Written by Raymond Burris, posted by blog admin
YYY’s A Tribute to The Beach Boys’ Pet Sounds sets a new standard for releases of this stripe. Tribute albums aren’t nearly as common as they once were and it is difficult to recall a single instance of a musical performer who debuted with one. Austin Carson, otherwise known as YYY, isn’t your typical performer however. Minneapolis based Carson has an all-encompassing musical vision that irrepressibly imposes itself on the iconic album’s fourteen songs and he further augments the effort by putting a cadre of local indie musicians and singers to work in guest star roles throughout the release. The production is very good and, despite the predominance of electronic textures in these reinterpretations, Carson calls upon a wide variety of instruments to help realize this album. One cannot accuse Carson of aiming low with his object of veneration. YYY tackles, with this release, one of the most imposing reputations in pop music and succeeds spectacularly invoking its grandeur in a different voice for a new generation.
There’s an overall mix to the album of YYY following the template laid down by the original song and appending his own inventions within that structure, but there are likewise moments scattered across this release where he literally refashions Brian Wilson’s ideas towards different ends and imbues them with a distinctly different musical character. “Wouldn’t It Be Nice?”, the album opener, reveals another side to his approach – his wont for dissembling the album’s standards like this song. Anyone familiar with the original will find much to admire here, especially his singing and construction of the harmony parts, but there’s much here that goes far beyond Wilson’s vision for the music. He makes liberal use of guest performers on the album so the songs where YYY takes the lead and doesn’t make use of others talents are particularly notable. “That’s Not Me” has an immensely charismatic vocal and one of the aforementioned arrangements that does a nifty balancing act between retaining faithfulness to Wilson and Asher’s original while still remolding the song towards YYY’s own ends. The only other song on the album where YYY chooses to go it alone is the wildly inventive take on “Let’s Go Away for a While”.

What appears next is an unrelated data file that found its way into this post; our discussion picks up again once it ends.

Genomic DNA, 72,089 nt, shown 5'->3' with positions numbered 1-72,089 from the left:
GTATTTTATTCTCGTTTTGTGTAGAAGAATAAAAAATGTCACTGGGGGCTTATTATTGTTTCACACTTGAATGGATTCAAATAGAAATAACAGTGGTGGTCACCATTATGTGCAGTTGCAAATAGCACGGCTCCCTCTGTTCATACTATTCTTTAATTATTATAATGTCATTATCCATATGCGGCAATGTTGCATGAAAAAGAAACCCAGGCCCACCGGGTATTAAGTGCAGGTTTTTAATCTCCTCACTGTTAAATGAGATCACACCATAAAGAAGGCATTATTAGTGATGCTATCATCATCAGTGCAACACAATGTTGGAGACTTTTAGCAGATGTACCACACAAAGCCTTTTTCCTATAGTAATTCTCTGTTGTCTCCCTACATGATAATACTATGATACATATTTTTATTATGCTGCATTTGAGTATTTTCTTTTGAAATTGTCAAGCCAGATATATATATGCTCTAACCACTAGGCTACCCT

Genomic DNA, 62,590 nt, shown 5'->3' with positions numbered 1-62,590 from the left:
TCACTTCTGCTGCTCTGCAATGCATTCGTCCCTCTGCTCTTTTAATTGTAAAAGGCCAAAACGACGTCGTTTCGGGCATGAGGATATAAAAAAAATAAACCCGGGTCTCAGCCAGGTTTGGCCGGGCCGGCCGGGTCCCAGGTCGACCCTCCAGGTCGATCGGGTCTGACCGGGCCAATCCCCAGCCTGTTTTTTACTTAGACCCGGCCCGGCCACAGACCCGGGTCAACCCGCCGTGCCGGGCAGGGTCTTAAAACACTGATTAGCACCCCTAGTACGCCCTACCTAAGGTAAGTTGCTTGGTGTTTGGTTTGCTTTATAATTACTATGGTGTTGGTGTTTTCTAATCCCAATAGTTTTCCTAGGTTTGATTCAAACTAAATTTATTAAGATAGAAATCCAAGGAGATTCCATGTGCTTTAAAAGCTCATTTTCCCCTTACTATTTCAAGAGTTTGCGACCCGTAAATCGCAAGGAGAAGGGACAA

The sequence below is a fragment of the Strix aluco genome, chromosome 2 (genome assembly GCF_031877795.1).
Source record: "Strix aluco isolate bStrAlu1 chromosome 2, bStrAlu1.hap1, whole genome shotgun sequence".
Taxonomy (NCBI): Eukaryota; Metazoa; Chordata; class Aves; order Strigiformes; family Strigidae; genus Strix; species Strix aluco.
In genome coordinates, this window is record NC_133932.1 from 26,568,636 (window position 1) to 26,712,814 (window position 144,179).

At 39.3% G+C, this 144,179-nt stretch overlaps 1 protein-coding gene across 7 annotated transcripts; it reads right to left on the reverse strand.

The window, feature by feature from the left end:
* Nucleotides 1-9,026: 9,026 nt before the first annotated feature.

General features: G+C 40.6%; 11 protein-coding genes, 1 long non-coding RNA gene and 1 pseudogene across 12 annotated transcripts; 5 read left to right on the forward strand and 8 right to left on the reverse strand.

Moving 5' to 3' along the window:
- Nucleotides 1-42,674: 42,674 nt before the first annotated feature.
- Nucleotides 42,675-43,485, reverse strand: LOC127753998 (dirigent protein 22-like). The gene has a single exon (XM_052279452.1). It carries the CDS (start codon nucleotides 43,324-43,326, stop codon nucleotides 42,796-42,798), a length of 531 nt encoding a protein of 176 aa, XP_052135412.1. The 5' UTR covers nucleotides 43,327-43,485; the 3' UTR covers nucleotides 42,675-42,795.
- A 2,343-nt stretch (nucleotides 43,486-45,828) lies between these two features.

None of the above should be construed to mean his presence isn’t strong in the remaining songs. It’s omnipresent, but unstintingly willing and ready to accommodate other’s talents. He finds particularly sympathetic collaborators in Al Church, Matthew Jon, and vocalist Devata Daun. Church’s contributions to “Sloop John B” help YYY capture every bit of the wide-eyed soulfulness we hear in the original while still translating it into Carson’s unique musical language. His guitar contributions to the finale “Good Vibrations” are, along with the vocal arrangement, key to the success of that performance. Matthew Jon assisted YYY with the superb mix powering the album as a whole, but his musical talents are felt most strongly in the album’s version of the outright pop standard “God Only Knows”. No amount of familiarity with this song will prepare you for how well Jon and Carson acquit themselves with this. Devata Daun proves to be a world class partner on YYY’s interpretation of “I Just Wasn’t Made for These Times” and highlights one of the album’s poorly hidden strengths – the presence of female vocalists. It gives a fresh coat of paint to already sparkling works of vibrant color. A Tribute to The Beach Boys’ Pet Sounds is everything that an album like that should be and more – it makes a clear personal and artistic statement about its driving force.